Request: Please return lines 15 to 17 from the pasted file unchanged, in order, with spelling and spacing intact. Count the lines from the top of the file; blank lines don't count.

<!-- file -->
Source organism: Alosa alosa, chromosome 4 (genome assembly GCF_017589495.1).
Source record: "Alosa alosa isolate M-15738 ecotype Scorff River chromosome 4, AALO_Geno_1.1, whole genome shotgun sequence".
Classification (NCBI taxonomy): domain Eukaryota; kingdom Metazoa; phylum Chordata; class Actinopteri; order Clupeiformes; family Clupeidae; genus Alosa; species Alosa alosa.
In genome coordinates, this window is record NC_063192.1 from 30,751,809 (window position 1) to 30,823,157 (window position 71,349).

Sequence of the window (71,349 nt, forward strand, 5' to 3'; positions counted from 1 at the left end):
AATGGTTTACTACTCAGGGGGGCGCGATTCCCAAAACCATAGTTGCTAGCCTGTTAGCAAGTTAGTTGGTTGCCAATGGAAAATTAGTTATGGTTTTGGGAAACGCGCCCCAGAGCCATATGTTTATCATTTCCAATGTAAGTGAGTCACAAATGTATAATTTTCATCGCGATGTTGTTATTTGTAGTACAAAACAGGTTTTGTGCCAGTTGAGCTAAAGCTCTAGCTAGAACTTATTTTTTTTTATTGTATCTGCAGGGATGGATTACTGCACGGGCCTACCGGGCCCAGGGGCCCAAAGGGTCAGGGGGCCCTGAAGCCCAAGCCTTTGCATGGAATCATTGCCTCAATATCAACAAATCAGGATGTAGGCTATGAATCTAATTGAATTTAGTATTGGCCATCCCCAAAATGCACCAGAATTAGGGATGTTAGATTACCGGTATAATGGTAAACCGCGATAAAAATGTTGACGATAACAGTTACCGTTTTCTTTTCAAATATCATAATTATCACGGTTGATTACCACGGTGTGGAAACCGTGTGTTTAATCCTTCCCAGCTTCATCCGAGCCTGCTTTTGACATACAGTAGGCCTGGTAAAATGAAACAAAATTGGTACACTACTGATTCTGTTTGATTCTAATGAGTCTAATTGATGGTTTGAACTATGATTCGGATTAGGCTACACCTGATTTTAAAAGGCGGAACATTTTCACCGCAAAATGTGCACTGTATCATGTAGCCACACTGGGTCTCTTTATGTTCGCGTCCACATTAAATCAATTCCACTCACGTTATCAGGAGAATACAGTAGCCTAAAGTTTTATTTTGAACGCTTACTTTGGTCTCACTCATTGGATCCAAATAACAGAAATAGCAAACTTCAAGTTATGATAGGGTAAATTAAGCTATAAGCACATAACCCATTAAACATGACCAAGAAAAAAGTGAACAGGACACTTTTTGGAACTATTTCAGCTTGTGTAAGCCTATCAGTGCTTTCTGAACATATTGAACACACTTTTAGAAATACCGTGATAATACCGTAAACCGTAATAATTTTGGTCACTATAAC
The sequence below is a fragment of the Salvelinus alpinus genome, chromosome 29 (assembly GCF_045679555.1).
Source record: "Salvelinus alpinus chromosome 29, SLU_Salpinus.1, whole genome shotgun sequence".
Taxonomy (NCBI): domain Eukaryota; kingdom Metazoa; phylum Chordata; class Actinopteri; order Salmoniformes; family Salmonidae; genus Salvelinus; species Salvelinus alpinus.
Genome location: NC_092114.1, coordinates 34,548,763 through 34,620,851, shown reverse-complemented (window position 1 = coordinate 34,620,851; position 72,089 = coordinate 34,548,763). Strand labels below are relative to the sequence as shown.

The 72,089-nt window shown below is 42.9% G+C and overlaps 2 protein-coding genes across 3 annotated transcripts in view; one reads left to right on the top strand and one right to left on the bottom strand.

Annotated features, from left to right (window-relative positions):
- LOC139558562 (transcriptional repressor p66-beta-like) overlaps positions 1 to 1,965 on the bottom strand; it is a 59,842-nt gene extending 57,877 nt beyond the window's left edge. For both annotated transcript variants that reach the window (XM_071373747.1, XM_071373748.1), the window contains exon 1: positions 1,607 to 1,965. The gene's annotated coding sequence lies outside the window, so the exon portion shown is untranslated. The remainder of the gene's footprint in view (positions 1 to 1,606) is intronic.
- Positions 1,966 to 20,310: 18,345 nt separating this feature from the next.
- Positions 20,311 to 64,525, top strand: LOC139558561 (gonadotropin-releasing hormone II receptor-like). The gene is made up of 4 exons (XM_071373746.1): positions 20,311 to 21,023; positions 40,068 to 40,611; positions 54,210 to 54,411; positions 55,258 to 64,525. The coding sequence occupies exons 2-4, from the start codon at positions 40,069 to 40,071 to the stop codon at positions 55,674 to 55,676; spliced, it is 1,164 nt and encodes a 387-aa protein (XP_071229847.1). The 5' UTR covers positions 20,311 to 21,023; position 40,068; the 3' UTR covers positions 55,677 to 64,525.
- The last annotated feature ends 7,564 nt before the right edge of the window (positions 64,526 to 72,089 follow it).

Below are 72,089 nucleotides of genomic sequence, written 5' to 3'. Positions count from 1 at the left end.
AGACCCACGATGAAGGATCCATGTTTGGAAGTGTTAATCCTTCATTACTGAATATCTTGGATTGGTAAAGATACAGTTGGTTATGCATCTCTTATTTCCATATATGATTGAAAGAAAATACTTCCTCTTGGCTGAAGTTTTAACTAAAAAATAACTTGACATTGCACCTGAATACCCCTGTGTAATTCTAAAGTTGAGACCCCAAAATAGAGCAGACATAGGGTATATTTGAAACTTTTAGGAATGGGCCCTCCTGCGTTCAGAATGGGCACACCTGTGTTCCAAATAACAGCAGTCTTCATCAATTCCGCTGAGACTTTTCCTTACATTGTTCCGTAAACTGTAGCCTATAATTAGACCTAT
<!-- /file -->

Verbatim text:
- Positions 20,311 to 64,525, top strand: LOC139558561 (gonadotropin-releasing hormone II receptor-like). The gene is made up of 4 exons (XM_071373746.1): positions 20,311 to 21,023; positions 40,068 to 40,611; positions 54,210 to 54,411; positions 55,258 to 64,525. The coding sequence occupies exons 2-4, from the start codon at positions 40,069 to 40,071 to the stop codon at positions 55,674 to 55,676; spliced, it is 1,164 nt and encodes a 387-aa protein (XP_071229847.1). The 5' UTR covers positions 20,311 to 21,023; position 40,068; the 3' UTR covers positions 55,677 to 64,525.
- The last annotated feature ends 7,564 nt before the right edge of the window (positions 64,526 to 72,089 follow it).

Below are 72,089 nucleotides of genomic sequence, written 5' to 3'. Positions count from 1 at the left end.